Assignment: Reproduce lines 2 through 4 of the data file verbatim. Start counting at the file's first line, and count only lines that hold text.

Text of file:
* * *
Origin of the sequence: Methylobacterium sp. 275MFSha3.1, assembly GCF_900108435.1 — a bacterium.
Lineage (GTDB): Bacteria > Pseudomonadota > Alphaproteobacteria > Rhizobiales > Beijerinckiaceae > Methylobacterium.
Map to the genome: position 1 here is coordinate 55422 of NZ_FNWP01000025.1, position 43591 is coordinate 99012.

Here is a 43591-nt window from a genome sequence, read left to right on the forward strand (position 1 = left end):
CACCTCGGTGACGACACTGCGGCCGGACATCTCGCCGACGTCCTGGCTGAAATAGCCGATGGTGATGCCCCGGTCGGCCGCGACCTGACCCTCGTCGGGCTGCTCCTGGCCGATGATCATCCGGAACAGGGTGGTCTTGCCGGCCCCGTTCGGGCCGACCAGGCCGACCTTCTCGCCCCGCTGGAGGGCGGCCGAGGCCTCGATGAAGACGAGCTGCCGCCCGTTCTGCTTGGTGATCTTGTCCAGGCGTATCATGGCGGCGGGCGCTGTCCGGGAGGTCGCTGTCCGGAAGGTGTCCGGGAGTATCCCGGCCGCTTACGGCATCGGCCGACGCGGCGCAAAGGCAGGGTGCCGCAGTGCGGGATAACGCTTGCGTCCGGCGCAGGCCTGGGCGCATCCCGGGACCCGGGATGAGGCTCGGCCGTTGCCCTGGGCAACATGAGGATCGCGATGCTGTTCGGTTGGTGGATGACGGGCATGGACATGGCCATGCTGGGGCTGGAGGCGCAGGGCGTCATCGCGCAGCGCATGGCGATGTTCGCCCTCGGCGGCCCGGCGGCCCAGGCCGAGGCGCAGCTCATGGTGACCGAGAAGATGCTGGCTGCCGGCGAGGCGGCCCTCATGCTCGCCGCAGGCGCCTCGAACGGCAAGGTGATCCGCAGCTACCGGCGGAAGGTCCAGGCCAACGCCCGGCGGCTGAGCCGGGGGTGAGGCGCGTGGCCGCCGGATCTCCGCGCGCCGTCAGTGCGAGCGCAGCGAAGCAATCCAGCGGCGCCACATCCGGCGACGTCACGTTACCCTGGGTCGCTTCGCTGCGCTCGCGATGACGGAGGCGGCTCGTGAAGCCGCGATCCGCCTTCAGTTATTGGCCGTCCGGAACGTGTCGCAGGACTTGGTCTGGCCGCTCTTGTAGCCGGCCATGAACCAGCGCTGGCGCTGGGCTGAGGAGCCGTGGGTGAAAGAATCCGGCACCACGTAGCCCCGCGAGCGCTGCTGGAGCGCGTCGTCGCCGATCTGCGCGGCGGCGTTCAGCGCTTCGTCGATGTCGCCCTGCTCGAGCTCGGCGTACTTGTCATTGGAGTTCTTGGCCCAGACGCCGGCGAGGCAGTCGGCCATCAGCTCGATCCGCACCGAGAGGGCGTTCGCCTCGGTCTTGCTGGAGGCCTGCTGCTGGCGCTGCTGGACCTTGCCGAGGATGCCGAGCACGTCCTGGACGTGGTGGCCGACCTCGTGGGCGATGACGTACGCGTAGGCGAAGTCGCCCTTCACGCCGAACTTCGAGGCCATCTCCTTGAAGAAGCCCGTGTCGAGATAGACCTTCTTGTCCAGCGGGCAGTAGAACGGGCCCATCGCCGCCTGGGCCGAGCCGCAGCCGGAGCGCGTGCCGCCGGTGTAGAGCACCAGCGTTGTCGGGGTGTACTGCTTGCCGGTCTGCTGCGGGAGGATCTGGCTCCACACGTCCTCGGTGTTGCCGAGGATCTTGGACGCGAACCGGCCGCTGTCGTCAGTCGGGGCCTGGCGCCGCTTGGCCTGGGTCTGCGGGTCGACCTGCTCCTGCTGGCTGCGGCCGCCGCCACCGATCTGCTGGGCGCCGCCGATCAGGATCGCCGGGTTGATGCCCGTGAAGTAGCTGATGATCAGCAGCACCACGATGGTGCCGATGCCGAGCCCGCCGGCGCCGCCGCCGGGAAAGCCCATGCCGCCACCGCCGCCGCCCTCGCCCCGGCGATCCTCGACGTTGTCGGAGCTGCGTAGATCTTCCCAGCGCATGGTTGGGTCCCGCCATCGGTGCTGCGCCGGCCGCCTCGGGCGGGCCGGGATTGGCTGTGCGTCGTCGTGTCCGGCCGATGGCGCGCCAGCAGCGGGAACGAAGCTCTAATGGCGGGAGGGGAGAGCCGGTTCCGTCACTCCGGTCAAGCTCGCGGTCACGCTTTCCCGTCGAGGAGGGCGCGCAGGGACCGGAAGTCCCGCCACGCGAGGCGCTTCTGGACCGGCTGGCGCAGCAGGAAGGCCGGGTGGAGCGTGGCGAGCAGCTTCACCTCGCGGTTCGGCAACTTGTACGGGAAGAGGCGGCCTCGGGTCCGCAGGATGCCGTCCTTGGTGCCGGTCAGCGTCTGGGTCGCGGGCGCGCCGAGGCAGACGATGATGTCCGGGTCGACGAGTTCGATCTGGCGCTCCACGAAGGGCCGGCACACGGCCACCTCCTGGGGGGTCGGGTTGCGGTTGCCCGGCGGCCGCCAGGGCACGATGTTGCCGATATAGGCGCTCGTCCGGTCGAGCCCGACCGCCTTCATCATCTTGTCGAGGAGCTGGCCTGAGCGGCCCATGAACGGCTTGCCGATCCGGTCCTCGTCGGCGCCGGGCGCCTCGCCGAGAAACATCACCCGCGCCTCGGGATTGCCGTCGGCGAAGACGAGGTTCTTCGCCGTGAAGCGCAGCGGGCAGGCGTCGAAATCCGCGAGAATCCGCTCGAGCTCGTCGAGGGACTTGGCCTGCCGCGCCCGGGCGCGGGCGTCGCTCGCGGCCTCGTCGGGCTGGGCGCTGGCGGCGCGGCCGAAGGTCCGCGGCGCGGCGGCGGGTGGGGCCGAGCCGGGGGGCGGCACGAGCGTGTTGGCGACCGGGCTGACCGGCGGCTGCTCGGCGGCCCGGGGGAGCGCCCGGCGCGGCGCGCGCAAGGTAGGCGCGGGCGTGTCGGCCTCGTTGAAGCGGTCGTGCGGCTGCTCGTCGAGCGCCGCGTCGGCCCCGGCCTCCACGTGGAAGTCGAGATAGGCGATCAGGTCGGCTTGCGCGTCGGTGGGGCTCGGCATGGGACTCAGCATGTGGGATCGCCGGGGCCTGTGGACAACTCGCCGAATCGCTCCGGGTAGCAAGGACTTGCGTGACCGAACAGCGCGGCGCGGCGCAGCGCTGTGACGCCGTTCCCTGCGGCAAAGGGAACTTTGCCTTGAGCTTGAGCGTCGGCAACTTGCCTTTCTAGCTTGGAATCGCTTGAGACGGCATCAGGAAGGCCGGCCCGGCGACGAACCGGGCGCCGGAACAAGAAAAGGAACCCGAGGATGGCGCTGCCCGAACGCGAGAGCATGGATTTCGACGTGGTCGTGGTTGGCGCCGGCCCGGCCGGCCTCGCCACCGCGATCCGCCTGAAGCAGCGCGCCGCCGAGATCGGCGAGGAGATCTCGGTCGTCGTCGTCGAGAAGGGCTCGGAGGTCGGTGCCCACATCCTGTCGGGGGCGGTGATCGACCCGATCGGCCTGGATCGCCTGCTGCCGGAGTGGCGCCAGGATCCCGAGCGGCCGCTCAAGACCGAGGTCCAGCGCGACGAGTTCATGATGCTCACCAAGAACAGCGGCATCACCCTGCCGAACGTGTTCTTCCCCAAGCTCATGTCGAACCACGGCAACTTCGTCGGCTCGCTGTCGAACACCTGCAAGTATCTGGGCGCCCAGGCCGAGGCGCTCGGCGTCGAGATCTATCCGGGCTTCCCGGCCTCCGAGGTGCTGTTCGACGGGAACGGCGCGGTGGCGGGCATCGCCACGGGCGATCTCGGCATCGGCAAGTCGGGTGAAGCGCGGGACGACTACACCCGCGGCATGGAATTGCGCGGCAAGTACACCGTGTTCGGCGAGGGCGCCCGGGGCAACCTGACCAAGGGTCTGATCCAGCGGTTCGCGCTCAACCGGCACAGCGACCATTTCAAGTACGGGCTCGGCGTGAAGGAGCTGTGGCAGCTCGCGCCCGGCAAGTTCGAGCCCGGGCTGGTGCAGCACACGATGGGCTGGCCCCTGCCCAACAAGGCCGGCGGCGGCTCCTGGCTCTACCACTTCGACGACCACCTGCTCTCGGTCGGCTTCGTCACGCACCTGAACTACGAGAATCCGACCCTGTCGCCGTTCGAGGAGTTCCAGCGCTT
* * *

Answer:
Lineage (GTDB): Bacteria > Pseudomonadota > Alphaproteobacteria > Rhizobiales > Beijerinckiaceae > Methylobacterium.
Map to the genome: position 1 here is coordinate 55422 of NZ_FNWP01000025.1, position 43591 is coordinate 99012.

Here is a 43591-nt window from a genome sequence, read left to right on the forward strand (position 1 = left end):